Two UC San Francisco faculty members – a microbiologist who studies the genesis of asthma and a surgeon who helped lift the ban on organ transplants between HIV-positive donors and recipients – are among this year’s 100 Leading Global Thinkers selected by Foreign Policy magazine.
Susan Lynch, PhD, associate professor of medicine, along with Christine C. Johnson, PhD, MPH, an epidemiologist at Henry Ford Health System in Detroit, were honored for their work investigating the causes of childhood asthma. In a study published this year, they showed that the gut microbes present in some one-month-old infants predict a three-fold higher risk of developing allergic reactions by age two and asthma by age four. Their research could lead to early interventions that re-engineer the gut microbiome to prevent allergies and asthma from developing.
Peter Stock, MD, PhD, professor of surgery, was recognized for his successful efforts in lobbying the California government this year to lift a prohibition against HIV-positive individuals donating organs to HIV-positive recipients. The statewide prohibition had remained in place even after a federal prohibition, instituted in 1988, was lifted three years ago. Stock was honored alongside Dorry Segev, MD, PhD, professor of surgery at Johns Hopkins University, who was instrumental in lobbying Congress to lift the federal ban.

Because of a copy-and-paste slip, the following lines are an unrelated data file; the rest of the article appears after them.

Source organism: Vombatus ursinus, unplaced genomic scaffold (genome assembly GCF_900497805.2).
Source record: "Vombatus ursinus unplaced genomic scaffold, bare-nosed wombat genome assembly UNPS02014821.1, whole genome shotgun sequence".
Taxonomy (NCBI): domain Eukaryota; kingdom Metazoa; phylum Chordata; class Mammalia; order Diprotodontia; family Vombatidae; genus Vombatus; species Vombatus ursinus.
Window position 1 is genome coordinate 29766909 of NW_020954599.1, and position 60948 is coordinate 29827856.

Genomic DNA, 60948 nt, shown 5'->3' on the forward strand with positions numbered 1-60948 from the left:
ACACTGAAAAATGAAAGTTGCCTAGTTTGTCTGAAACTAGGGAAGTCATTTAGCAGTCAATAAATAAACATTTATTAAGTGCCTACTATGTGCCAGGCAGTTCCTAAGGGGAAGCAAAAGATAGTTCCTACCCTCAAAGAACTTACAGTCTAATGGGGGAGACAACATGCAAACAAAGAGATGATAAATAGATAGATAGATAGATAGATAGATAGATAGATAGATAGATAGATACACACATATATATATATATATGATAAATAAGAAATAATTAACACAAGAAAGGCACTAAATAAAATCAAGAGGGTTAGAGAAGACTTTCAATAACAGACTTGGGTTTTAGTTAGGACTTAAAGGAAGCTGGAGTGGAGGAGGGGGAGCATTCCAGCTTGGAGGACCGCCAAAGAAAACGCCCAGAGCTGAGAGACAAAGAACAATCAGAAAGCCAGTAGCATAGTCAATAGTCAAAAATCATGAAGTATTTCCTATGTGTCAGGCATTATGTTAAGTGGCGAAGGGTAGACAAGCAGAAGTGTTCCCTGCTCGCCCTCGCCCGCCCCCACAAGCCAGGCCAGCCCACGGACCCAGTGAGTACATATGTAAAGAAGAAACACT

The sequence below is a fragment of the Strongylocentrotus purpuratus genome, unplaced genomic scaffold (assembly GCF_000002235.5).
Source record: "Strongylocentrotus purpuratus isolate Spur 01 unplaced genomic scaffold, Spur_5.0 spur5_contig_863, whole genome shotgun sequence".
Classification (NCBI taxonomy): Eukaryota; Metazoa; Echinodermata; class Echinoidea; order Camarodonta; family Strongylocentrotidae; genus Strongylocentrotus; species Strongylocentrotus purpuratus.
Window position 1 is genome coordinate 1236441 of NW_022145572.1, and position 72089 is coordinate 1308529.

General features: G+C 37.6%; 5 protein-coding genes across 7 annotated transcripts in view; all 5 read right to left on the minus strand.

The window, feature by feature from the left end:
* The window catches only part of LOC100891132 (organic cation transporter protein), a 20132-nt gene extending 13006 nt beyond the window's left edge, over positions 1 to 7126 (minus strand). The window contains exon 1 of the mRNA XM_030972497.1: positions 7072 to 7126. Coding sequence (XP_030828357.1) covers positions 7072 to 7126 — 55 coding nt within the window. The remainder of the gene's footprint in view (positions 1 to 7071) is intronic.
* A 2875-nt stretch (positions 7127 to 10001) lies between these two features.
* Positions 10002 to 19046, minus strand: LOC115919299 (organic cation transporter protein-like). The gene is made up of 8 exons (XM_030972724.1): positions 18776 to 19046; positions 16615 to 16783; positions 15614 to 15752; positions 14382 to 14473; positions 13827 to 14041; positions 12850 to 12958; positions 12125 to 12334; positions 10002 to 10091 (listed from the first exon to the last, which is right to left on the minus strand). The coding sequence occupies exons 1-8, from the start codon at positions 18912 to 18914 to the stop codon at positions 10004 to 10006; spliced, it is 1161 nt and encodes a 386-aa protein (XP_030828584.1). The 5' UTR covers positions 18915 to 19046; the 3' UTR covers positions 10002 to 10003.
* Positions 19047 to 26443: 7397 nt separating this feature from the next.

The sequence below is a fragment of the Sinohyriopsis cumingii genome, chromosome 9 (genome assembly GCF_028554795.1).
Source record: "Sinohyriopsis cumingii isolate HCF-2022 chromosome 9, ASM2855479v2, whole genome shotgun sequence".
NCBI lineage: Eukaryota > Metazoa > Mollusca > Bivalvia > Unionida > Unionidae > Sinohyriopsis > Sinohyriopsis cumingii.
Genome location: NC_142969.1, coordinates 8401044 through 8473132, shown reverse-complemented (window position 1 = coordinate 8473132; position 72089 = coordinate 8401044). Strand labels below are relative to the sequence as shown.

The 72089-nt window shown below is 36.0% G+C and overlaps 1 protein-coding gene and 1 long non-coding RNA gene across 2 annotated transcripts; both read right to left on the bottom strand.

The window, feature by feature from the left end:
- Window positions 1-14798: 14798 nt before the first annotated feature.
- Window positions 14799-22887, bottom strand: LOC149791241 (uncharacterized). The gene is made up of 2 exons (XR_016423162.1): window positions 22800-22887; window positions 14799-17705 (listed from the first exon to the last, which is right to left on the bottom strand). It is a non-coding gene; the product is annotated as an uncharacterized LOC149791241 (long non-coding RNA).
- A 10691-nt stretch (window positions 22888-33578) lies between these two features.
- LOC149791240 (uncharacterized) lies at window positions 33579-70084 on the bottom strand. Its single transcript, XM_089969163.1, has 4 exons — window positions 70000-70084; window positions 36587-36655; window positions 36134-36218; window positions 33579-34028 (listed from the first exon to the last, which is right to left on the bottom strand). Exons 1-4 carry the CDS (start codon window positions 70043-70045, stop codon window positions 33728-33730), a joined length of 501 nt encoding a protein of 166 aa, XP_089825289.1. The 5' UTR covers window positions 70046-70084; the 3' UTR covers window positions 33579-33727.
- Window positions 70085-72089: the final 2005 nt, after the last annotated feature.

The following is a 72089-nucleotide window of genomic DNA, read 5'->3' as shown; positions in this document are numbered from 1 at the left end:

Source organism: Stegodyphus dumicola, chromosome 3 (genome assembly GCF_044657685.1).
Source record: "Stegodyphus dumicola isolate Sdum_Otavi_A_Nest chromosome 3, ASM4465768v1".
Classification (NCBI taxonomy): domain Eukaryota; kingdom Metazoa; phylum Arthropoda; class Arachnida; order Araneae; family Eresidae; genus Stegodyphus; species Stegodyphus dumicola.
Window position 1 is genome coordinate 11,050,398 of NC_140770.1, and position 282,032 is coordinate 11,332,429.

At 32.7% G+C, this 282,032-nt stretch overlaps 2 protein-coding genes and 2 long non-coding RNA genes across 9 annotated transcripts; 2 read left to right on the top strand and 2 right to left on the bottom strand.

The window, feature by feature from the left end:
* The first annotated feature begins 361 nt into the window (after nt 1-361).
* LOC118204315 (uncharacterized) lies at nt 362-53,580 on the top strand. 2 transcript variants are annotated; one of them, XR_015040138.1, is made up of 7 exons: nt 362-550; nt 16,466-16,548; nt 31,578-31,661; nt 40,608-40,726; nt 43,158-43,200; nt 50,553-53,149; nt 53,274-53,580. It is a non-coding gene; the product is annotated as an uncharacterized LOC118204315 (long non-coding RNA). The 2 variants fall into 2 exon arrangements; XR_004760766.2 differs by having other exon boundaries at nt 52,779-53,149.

The new donation policies could expand the donor pool by 500 to 600 people annually, according to Segev’s research. Although only HIV-positive recipients can receive infected donations, the larger donor pool will reduce waiting times for all patients needing transplants.
The eighth annual Foreign Policy special issue celebrating 100 Leading Global Thinkers is based on the theme “The Case for Optimism.” The honorees range from politicians to avant-garde artists, students to billionaire philanthropists.
“When we consider as we do each year the work of the world’s leading thinkers, we find that the vast majority of them – in science, technology, business, culture and government – are actually moving us forward and helping to solve the problems of the past,” said David Rothkopf, the magazine’s editor, in a press release.